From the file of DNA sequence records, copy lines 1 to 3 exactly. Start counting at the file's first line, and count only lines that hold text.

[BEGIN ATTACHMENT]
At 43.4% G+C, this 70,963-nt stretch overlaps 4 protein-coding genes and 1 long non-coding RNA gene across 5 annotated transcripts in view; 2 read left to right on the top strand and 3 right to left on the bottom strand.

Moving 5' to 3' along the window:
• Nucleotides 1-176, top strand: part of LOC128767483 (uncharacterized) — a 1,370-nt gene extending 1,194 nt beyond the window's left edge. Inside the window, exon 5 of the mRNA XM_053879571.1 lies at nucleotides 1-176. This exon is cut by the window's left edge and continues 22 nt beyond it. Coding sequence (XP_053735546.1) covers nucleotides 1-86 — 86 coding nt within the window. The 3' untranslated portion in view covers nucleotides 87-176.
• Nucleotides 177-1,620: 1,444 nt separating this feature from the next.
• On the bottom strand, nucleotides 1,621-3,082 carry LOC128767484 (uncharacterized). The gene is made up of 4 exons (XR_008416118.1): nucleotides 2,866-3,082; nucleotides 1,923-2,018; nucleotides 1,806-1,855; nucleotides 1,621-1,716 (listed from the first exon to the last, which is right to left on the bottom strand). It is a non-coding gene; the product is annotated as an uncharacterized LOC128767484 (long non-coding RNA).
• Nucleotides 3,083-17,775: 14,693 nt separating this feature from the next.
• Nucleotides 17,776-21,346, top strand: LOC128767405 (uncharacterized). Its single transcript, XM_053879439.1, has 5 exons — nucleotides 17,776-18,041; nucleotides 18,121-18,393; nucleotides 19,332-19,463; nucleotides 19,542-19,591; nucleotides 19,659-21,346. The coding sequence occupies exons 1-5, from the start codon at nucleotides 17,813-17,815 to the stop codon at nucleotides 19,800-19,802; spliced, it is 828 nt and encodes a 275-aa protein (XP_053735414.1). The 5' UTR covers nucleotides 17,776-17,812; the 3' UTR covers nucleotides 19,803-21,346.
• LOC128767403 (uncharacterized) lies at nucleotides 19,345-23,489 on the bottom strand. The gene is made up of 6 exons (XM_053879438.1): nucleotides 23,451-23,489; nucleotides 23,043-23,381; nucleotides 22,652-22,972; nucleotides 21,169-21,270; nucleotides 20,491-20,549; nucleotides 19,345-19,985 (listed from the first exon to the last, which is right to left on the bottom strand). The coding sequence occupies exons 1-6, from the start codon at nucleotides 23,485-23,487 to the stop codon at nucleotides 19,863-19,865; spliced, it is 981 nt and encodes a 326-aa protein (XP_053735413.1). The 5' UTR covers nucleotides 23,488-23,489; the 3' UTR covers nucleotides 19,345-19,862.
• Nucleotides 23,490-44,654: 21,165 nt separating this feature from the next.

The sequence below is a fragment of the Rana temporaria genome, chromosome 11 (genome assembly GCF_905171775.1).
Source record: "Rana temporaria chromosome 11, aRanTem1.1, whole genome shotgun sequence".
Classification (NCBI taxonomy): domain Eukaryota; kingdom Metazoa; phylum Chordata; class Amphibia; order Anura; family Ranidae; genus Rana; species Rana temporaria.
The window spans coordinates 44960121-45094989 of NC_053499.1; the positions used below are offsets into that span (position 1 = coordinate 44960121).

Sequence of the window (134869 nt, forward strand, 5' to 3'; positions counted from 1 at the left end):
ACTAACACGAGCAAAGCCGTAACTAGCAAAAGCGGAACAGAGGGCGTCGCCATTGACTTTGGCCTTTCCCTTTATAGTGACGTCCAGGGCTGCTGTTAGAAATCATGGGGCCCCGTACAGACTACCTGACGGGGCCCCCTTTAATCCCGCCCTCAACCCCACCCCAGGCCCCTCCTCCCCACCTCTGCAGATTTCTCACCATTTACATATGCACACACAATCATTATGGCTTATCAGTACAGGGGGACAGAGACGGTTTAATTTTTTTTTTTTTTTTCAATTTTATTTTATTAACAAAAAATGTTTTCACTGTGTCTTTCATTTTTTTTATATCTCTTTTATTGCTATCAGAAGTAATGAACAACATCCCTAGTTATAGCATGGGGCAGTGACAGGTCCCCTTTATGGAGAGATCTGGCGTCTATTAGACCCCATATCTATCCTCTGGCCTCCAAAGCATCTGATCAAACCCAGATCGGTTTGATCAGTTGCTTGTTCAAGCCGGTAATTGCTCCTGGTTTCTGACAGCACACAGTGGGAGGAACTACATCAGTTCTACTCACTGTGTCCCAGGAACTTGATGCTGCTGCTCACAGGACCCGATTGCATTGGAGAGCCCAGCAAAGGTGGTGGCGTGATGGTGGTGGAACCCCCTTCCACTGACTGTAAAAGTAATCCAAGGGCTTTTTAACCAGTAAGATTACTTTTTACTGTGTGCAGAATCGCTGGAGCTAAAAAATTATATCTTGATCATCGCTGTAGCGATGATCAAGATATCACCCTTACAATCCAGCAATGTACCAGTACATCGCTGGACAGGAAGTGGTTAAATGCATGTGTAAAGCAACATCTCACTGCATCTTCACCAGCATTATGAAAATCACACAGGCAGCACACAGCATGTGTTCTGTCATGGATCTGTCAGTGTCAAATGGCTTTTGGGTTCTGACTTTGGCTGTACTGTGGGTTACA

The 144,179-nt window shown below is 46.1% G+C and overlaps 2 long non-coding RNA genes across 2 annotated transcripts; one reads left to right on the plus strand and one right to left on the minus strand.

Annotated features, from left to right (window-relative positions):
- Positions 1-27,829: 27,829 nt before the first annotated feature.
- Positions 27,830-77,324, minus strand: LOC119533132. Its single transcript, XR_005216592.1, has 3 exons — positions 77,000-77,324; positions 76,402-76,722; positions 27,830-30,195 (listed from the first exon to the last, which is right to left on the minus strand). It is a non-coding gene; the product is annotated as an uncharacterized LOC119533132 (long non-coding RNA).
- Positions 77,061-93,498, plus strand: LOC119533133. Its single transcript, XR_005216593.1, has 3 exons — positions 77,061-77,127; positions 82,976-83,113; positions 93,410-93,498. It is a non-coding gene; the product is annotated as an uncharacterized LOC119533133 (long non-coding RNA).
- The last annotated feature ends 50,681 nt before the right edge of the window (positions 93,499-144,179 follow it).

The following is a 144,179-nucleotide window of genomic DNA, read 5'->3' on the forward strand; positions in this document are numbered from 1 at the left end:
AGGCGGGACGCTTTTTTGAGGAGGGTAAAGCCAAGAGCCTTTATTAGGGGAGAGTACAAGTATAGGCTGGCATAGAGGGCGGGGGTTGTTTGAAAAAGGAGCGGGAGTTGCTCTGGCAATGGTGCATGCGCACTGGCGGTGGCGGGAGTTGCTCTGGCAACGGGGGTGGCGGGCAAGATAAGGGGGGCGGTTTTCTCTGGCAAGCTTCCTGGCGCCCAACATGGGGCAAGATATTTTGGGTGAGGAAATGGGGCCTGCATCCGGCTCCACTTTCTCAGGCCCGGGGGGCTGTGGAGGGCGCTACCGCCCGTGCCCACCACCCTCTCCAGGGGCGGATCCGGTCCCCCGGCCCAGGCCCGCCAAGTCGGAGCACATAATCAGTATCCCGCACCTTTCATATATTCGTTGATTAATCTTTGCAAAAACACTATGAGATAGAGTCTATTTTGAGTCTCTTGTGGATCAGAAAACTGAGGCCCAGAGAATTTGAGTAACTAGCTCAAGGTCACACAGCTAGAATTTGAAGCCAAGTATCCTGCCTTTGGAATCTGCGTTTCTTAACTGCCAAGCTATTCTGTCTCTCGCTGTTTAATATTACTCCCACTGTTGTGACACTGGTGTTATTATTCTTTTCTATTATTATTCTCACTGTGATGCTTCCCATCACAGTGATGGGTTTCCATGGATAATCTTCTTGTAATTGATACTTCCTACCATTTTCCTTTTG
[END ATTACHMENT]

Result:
At 43.4% G+C, this 70,963-nt stretch overlaps 4 protein-coding genes and 1 long non-coding RNA gene across 5 annotated transcripts in view; 2 read left to right on the top strand and 3 right to left on the bottom strand.

Moving 5' to 3' along the window:
• Nucleotides 1-176, top strand: part of LOC128767483 (uncharacterized) — a 1,370-nt gene extending 1,194 nt beyond the window's left edge. Inside the window, exon 5 of the mRNA XM_053879571.1 lies at nucleotides 1-176. This exon is cut by the window's left edge and continues 22 nt beyond it. Coding sequence (XP_053735546.1) covers nucleotides 1-86 — 86 coding nt within the window. The 3' untranslated portion in view covers nucleotides 87-176.